Shooting The Breeze


Hi, and welcome to my "Editor's Blog"! In this space I'll be attempting to keep our readers informed on fast-breaking news and issues affecting our islands. Visit often. There's a lot going on!

Enjoy the Island Free Press and, even more importantly, enjoy our wonderful barrier island!!!




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The Rules of the Road for Golf Carts, and What’s Happening Now, Part II

Friday 24 August 2018 at 6:24 pm


On August 20, the Dare County Board of Commissioners (BOC) unanimously voted to allow golf carts in Buxton on a number of side streets that curl around the borders of N.C. Highway 12, and where the speed limit is 35 mph or less.

Allowing golf carts in Buxton has been a controversial issue since it was first presented to the BOC in 2011, and there are locals on both sides of the fence when it comes to whether golf carts will help or hurt the village.

Per the resolution, golf carts may now be operated in Buxton Village on the following streets where the speed limit is 35 mph or less: Old Lighthouse Road; Cape Point Way, Diamond Shoals Drive, Buxton Back Road, Dippin Vat Road, Cross Way Road, Lost Tree Trail, Rocky Rollinson Road, Webb Lane, Middle Ridge Trail, Crooked Ridge Trail, and Light Plant Road. So essentially, this includes the Hatteras Pines subdivision, and the side streets that border Buxton Woods and the northern motels.

“The good outweighs the not-so-good. For example, you have people who live in Hatteras Pines, and they don’t want to crank up the Suburban or pick-up truck to head to the clubhouse,” said Commissioner Danny Couch in a post-meeting interview. “Visitors will also now be able to take a golf cart [along Lighthouse Road] to Red Drum without clogging up the road and the parking lot.”

“You also have a number of people trying to get their kids to school in the morning, and this reduces the traffic in that area,” he added. “The benefits are there for the local people, no question about it.”

But there’s one concern that looms large for locals – the potential for golf carts on N.C. Highway 12.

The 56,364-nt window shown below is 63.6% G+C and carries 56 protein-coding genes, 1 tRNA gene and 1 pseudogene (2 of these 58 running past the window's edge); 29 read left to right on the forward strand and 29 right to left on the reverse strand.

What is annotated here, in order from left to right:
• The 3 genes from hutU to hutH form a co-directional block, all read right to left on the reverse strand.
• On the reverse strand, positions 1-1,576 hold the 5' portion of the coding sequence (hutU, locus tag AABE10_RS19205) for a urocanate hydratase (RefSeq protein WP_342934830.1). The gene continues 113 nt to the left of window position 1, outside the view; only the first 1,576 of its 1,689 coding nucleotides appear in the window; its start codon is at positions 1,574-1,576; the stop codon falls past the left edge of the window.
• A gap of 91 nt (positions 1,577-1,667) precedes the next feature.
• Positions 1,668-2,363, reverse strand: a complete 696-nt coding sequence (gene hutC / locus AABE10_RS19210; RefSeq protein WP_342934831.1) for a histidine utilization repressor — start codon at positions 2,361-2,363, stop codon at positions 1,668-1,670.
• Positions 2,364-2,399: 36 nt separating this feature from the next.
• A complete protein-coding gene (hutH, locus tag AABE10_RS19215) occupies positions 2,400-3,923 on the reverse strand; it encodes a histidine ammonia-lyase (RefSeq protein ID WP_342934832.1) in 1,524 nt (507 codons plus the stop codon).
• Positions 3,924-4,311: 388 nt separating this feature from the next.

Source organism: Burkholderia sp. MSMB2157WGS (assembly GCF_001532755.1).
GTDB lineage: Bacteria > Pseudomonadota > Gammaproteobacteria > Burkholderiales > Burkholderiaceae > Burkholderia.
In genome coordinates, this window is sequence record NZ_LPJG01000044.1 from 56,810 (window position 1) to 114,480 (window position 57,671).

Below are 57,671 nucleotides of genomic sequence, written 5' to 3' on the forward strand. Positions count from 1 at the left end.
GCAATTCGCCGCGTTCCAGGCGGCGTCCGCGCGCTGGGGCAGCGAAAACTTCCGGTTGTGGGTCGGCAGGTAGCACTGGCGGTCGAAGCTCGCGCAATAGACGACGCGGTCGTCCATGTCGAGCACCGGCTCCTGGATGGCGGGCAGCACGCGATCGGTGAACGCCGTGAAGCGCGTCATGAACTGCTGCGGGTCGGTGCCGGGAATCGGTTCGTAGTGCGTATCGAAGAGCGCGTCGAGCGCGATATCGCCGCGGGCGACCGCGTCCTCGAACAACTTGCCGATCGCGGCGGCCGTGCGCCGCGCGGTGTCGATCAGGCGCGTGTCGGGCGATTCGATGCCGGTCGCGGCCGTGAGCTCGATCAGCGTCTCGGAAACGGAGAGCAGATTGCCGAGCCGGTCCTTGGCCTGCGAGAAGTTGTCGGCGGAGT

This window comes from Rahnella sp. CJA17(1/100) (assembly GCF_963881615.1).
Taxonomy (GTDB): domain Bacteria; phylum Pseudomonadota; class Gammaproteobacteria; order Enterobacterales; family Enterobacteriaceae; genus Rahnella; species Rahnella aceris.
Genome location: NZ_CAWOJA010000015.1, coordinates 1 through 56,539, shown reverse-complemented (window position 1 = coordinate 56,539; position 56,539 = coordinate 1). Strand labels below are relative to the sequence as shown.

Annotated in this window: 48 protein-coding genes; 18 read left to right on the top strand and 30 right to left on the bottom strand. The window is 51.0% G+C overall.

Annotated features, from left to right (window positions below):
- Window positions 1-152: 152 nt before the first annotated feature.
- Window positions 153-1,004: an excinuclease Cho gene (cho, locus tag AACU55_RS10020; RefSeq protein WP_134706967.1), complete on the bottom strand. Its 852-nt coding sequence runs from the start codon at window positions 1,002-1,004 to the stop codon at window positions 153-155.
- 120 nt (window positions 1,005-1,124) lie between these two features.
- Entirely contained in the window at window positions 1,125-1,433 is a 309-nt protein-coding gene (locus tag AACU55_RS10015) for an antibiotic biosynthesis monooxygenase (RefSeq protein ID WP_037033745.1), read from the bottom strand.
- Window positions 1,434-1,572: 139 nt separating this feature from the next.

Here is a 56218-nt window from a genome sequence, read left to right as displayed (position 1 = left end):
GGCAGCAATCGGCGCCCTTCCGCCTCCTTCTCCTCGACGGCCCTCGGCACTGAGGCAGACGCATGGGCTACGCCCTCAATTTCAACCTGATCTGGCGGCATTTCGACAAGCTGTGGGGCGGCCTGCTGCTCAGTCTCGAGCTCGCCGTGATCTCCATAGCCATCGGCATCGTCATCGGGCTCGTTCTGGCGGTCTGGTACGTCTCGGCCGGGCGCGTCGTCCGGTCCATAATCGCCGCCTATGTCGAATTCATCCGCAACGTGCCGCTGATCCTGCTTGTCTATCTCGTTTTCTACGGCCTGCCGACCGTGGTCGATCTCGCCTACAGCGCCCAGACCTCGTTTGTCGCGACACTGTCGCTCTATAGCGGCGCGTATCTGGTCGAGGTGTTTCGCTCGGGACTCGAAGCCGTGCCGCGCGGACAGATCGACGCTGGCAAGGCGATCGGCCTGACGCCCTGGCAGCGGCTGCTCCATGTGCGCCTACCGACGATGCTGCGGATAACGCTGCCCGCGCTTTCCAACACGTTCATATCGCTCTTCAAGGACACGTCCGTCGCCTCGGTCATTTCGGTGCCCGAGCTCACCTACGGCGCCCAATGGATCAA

Several county officials, (including the sheriff and planning director), noted that golf carts should not be allowed on Highway 12, and while this is indeed the case per the resolution, a number of folks are concerned that this is going to be ignored.

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Could pathways, trams, and the passenger ferry mean more visitors for Hatteras?

Friday 10 August 2018 at 11:33 pm


Back in May, Hatteras village residents overwhelmingly approved a special referendum on the primary elections ballot that allows its tax district revenue to be used to build a multi-use path.

But now there’s a decent chance that a federal BUILD grant award will be able to pick up that tab and provide a little extra to pay for trams like those Hyde County just acquired for Ocracoke.

Voila! Pathways + trams = activities on the Hatteras side for visitors using the new passenger ferry system.

But Ricki Shepherd, chair of the Hatteras Village Community Center Tax District, said it would be premature to count on the funds. The application for the $1.8 million grant was just submitted on July 17, and the award won’t be announced until December.

“At this point, we’re going to see if we get the grant,” she said in an interview. “There’s no point in getting too carried away.”

In the meantime, the HVCCD has hired Albemarle and Associates - the same engineering firm that did the work on the Rodathe-Waves-Salvo and Avon multi-use paths - to do the preliminary plan for the village.

One way or another, Shepherd emphasized, Hatteras will be getting its bicycle/pedestrian path – either with the tax district funds, or with the grant funds.

A walk-in session for the public to get information and provide input about the initial planning work will be held on Aug. 15 from 3 p.m. to 6:30 p.m. at the Community Building.

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Are There More Rip Currents This Summer, or Just More Attention?

Friday 27 July 2018 at 9:26 pm


Ask anyone who follows news and conversations about Hatteras and Ocracoke islands, and they’ll attest that one of the biggest topics for the summer of 2018 is rip currents.

With this recent rash of heavy rains, Hatteras and Ocracoke islands have had a moderate or high risk of rip currents on a near-daily basis, and in late June, the Cape Hatteras National Seashore (CHNS) made national headlines with a total of four drownings occurring within the park boundaries.

You could argue that it was after these June fatalities that the conversation about rip currents started to heat up, and has been ongoing ever since. Free local classes that teach newcomers about identifying and getting out of rip currents have received a wave of media attention, while multiple websites, social media pages, and news organizations are offering daily rip current forecasts for visitors, (our paper included.)

So this noticeable increase in rip current conversations across the board begs the following question: Are rip currents a bigger threat this summer than in previous years, or is there just more attention to the topic?

To save you some time, let’s go ahead and answer – The number of rip currents may be above average this summer, but it’s very hard to tell for sure.

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